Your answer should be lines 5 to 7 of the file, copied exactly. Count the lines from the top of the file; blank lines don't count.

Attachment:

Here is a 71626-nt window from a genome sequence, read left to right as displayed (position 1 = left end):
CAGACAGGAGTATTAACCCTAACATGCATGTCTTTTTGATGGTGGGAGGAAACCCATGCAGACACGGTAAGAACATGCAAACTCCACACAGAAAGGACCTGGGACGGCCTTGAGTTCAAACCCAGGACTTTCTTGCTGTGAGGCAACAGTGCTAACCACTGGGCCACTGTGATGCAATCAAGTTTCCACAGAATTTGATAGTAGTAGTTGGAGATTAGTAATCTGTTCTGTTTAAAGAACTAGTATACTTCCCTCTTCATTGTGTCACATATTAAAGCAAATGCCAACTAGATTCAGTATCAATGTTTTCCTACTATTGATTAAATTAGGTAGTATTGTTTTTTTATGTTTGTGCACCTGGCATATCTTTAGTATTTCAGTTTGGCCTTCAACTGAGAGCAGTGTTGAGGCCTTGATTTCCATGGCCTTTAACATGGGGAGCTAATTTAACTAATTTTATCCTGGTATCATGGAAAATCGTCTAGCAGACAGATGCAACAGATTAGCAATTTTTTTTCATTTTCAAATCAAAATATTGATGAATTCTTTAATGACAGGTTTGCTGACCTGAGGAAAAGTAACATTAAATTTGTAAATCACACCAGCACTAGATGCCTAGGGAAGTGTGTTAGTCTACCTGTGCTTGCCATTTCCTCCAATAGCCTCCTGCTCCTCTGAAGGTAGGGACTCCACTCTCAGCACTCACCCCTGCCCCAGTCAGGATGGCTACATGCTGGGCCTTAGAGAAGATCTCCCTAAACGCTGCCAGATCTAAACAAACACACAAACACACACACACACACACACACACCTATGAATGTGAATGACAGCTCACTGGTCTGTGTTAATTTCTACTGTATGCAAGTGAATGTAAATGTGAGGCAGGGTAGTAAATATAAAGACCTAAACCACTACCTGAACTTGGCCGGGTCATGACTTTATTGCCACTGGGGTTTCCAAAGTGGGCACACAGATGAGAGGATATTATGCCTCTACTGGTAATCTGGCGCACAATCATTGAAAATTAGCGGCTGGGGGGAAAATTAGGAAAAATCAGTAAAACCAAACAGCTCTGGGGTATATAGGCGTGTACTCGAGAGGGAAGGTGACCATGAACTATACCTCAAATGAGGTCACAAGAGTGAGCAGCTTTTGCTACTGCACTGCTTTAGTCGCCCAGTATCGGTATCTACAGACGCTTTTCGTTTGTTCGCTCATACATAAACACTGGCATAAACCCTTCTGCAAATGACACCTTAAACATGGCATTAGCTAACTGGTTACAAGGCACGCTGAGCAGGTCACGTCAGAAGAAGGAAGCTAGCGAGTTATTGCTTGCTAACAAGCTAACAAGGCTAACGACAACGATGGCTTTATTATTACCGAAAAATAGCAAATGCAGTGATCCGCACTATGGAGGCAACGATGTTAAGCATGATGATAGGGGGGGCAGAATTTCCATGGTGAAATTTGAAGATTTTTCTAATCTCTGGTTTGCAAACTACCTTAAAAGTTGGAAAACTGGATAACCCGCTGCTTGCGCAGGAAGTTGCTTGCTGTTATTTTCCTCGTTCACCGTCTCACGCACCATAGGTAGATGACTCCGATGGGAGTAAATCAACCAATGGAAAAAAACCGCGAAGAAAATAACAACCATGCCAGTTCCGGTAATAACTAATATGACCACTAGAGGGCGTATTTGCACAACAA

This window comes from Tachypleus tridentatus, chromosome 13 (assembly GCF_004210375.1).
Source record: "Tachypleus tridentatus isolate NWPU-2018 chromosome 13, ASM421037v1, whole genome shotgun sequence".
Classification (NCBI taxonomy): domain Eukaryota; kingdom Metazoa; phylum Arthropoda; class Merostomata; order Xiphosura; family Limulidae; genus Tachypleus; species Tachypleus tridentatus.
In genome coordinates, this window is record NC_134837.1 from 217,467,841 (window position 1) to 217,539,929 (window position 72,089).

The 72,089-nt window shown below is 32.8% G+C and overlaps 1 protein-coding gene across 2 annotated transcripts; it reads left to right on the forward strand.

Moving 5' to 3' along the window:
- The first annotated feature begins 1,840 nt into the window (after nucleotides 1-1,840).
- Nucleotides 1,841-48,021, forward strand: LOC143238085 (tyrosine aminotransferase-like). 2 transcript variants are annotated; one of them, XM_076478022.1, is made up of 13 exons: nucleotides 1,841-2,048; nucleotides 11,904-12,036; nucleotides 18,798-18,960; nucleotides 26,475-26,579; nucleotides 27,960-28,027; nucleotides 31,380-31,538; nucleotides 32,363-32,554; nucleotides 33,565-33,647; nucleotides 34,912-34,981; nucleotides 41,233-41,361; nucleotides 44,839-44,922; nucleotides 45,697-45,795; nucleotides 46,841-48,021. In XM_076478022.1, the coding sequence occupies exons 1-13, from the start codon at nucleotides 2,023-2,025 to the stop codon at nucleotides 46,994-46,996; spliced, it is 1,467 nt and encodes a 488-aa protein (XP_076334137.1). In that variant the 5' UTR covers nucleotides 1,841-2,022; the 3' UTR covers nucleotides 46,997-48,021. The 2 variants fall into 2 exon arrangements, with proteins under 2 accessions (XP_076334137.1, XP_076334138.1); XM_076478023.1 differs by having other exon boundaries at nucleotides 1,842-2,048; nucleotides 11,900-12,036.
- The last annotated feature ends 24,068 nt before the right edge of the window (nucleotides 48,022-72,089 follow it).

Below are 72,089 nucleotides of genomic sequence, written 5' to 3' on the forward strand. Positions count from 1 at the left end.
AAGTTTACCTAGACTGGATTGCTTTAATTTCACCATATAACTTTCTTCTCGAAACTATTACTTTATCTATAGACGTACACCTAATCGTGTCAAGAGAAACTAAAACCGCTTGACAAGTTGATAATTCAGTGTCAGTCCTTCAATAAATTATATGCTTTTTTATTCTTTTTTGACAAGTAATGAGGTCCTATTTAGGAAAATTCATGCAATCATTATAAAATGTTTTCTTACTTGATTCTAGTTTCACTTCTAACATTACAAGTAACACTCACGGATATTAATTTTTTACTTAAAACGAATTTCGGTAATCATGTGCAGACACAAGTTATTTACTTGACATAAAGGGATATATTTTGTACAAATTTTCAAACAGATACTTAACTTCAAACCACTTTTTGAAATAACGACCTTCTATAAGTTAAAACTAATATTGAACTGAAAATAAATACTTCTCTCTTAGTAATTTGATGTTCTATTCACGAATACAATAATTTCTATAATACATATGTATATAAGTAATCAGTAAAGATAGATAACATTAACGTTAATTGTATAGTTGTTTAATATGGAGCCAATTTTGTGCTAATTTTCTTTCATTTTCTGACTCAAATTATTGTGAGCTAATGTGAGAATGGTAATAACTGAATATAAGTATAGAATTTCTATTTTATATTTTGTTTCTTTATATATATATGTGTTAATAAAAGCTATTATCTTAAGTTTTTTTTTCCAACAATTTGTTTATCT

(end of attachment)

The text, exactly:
Classification (NCBI taxonomy): domain Eukaryota; kingdom Metazoa; phylum Arthropoda; class Merostomata; order Xiphosura; family Limulidae; genus Tachypleus; species Tachypleus tridentatus.
In genome coordinates, this window is record NC_134837.1 from 217,467,841 (window position 1) to 217,539,929 (window position 72,089).

The 72,089-nt window shown below is 32.8% G+C and overlaps 1 protein-coding gene across 2 annotated transcripts; it reads left to right on the forward strand.